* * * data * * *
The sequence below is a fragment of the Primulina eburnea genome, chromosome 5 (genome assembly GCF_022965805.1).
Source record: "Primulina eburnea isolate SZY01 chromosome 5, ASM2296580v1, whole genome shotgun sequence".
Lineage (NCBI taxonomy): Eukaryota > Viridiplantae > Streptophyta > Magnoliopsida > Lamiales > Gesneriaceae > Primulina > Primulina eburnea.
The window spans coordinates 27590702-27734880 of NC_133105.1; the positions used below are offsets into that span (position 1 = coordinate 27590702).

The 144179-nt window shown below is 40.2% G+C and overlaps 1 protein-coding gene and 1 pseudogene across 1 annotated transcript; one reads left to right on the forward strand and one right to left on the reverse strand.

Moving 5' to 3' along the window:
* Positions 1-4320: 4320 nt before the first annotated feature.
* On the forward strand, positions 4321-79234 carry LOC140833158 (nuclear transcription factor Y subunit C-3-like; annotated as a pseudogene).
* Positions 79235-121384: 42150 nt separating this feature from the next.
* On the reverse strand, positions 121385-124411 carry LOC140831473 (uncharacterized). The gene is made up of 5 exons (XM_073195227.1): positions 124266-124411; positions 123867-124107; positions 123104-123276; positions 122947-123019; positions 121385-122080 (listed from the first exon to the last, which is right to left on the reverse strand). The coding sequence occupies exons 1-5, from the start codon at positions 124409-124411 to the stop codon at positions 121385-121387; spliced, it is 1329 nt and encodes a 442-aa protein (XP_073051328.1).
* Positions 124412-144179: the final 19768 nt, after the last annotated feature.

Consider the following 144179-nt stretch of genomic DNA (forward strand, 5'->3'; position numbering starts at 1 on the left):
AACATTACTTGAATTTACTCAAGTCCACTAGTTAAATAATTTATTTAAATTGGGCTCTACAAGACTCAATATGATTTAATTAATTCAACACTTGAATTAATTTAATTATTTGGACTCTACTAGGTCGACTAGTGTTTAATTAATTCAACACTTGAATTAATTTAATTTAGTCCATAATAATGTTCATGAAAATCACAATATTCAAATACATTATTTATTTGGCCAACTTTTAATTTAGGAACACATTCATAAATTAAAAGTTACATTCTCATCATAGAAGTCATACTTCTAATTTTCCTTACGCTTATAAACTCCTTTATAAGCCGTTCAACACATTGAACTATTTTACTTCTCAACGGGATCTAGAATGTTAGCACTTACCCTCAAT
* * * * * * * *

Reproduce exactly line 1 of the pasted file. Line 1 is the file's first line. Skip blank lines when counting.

The sequence below is a fragment of the Primulina eburnea genome, chromosome 5 (genome assembly GCF_022965805.1).